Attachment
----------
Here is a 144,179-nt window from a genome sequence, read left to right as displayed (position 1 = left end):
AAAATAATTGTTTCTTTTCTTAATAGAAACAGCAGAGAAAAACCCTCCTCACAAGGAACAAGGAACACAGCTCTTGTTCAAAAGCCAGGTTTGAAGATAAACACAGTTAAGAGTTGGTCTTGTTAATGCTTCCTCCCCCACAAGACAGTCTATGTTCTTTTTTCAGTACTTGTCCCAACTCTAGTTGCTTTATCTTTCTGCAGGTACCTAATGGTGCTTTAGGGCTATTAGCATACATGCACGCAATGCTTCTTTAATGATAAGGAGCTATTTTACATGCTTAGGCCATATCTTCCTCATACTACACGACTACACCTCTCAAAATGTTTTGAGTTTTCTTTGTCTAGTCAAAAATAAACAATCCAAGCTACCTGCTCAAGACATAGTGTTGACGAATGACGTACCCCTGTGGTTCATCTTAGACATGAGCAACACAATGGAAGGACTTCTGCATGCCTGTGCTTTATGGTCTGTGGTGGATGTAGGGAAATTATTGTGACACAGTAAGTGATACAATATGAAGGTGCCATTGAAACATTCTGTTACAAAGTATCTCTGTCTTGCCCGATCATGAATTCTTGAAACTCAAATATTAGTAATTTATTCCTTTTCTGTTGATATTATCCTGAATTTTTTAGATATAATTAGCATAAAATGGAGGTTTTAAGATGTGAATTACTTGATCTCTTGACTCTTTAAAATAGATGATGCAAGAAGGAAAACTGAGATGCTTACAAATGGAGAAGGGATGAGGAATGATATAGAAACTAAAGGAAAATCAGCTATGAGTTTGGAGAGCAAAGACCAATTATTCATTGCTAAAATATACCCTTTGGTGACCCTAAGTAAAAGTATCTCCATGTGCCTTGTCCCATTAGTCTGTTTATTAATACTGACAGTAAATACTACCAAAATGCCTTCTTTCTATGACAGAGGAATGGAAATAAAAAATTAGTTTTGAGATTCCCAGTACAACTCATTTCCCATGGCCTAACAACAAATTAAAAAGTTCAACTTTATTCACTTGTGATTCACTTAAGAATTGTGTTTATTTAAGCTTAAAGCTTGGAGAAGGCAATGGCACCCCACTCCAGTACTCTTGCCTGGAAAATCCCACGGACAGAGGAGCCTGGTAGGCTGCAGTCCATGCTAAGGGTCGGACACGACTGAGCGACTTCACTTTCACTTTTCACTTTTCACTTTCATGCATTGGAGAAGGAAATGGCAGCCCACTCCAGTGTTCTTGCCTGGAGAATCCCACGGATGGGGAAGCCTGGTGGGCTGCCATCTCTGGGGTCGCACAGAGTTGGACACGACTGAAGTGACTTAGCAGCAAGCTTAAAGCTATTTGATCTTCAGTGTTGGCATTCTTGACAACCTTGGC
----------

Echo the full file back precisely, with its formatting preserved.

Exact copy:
Here is a 144,179-nt window from a genome sequence, read left to right as displayed (position 1 = left end):
AAAATAATTGTTTCTTTTCTTAATAGAAACAGCAGAGAAAAACCCTCCTCACAAGGAACAAGGAACACAGCTCTTGTTCAAAAGCCAGGTTTGAAGATAAACACAGTTAAGAGTTGGTCTTGTTAATGCTTCCTCCCCCACAAGACAGTCTATGTTCTTTTTTCAGTACTTGTCCCAACTCTAGTTGCTTTATCTTTCTGCAGGTACCTAATGGTGCTTTAGGGCTATTAGCATACATGCACGCAATGCTTCTTTAATGATAAGGAGCTATTTTACATGCTTAGGCCATATCTTCCTCATACTACACGACTACACCTCTCAAAATGTTTTGAGTTTTCTTTGTCTAGTCAAAAATAAACAATCCAAGCTACCTGCTCAAGACATAGTGTTGACGAATGACGTACCCCTGTGGTTCATCTTAGACATGAGCAACACAATGGAAGGACTTCTGCATGCCTGTGCTTTATGGTCTGTGGTGGATGTAGGGAAATTATTGTGACACAGTAAGTGATACAATATGAAGGTGCCATTGAAACATTCTGTTACAAAGTATCTCTGTCTTGCCCGATCATGAATTCTTGAAACTCAAATATTAGTAATTTATTCCTTTTCTGTTGATATTATCCTGAATTTTTTAGATATAATTAGCATAAAATGGAGGTTTTAAGATGTGAATTACTTGATCTCTTGACTCTTTAAAATAGATGATGCAAGAAGGAAAACTGAGATGCTTACAAATGGAGAAGGGATGAGGAATGATATAGAAACTAAAGGAAAATCAGCTATGAGTTTGGAGAGCAAAGACCAATTATTCATTGCTAAAATATACCCTTTGGTGACCCTAAGTAAAAGTATCTCCATGTGCCTTGTCCCATTAGTCTGTTTATTAATACTGACAGTAAATACTACCAAAATGCCTTCTTTCTATGACAGAGGAATGGAAATAAAAAATTAGTTTTGAGATTCCCAGTACAACTCATTTCCCATGGCCTAACAACAAATTAAAAAGTTCAACTTTATTCACTTGTGATTCACTTAAGAATTGTGTTTATTTAAGCTTAAAGCTTGGAGAAGGCAATGGCACCCCACTCCAGTACTCTTGCCTGGAAAATCCCACGGACAGAGGAGCCTGGTAGGCTGCAGTCCATGCTAAGGGTCGGACACGACTGAGCGACTTCACTTTCACTTTTCACTTTTCACTTTCATGCATTGGAGAAGGAAATGGCAGCCCACTCCAGTGTTCTTGCCTGGAGAATCCCACGGATGGGGAAGCCTGGTGGGCTGCCATCTCTGGGGTCGCACAGAGTTGGACACGACTGAAGTGACTTAGCAGCAAGCTTAAAGCTATTTGATCTTCAGTGTTGGCATTCTTGACAACCTTGGC